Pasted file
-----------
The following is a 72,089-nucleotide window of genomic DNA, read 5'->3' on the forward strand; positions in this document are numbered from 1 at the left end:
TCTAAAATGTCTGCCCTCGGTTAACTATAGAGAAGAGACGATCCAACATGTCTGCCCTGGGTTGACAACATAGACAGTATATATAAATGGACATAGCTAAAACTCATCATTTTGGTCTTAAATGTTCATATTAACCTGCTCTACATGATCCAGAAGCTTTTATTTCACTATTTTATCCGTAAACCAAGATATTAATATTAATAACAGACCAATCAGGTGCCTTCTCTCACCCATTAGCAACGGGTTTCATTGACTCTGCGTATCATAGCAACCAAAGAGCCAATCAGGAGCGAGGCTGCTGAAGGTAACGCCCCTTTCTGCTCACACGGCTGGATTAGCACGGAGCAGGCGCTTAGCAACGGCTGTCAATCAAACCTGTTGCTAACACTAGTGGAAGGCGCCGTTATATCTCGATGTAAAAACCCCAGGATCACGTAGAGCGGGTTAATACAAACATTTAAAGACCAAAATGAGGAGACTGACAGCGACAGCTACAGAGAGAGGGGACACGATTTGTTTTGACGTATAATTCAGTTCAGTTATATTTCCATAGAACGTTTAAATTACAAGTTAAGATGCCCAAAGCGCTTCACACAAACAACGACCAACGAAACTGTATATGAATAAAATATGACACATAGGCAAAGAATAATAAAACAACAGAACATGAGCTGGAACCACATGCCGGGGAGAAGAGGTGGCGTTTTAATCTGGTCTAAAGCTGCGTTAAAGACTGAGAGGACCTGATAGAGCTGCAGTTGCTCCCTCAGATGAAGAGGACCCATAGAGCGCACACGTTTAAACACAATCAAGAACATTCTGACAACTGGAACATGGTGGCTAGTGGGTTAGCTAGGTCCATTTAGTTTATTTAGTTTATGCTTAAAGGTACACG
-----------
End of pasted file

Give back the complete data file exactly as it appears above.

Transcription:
The following is a 72,089-nucleotide window of genomic DNA, read 5'->3' on the forward strand; positions in this document are numbered from 1 at the left end:
TCTAAAATGTCTGCCCTCGGTTAACTATAGAGAAGAGACGATCCAACATGTCTGCCCTGGGTTGACAACATAGACAGTATATATAAATGGACATAGCTAAAACTCATCATTTTGGTCTTAAATGTTCATATTAACCTGCTCTACATGATCCAGAAGCTTTTATTTCACTATTTTATCCGTAAACCAAGATATTAATATTAATAACAGACCAATCAGGTGCCTTCTCTCACCCATTAGCAACGGGTTTCATTGACTCTGCGTATCATAGCAACCAAAGAGCCAATCAGGAGCGAGGCTGCTGAAGGTAACGCCCCTTTCTGCTCACACGGCTGGATTAGCACGGAGCAGGCGCTTAGCAACGGCTGTCAATCAAACCTGTTGCTAACACTAGTGGAAGGCGCCGTTATATCTCGATGTAAAAACCCCAGGATCACGTAGAGCGGGTTAATACAAACATTTAAAGACCAAAATGAGGAGACTGACAGCGACAGCTACAGAGAGAGGGGACACGATTTGTTTTGACGTATAATTCAGTTCAGTTATATTTCCATAGAACGTTTAAATTACAAGTTAAGATGCCCAAAGCGCTTCACACAAACAACGACCAACGAAACTGTATATGAATAAAATATGACACATAGGCAAAGAATAATAAAACAACAGAACATGAGCTGGAACCACATGCCGGGGAGAAGAGGTGGCGTTTTAATCTGGTCTAAAGCTGCGTTAAAGACTGAGAGGACCTGATAGAGCTGCAGTTGCTCCCTCAGATGAAGAGGACCCATAGAGCGCACACGTTTAAACACAATCAAGAACATTCTGACAACTGGAACATGGTGGCTAGTGGGTTAGCTAGGTCCATTTAGTTTATTTAGTTTATGCTTAAAGGTACACG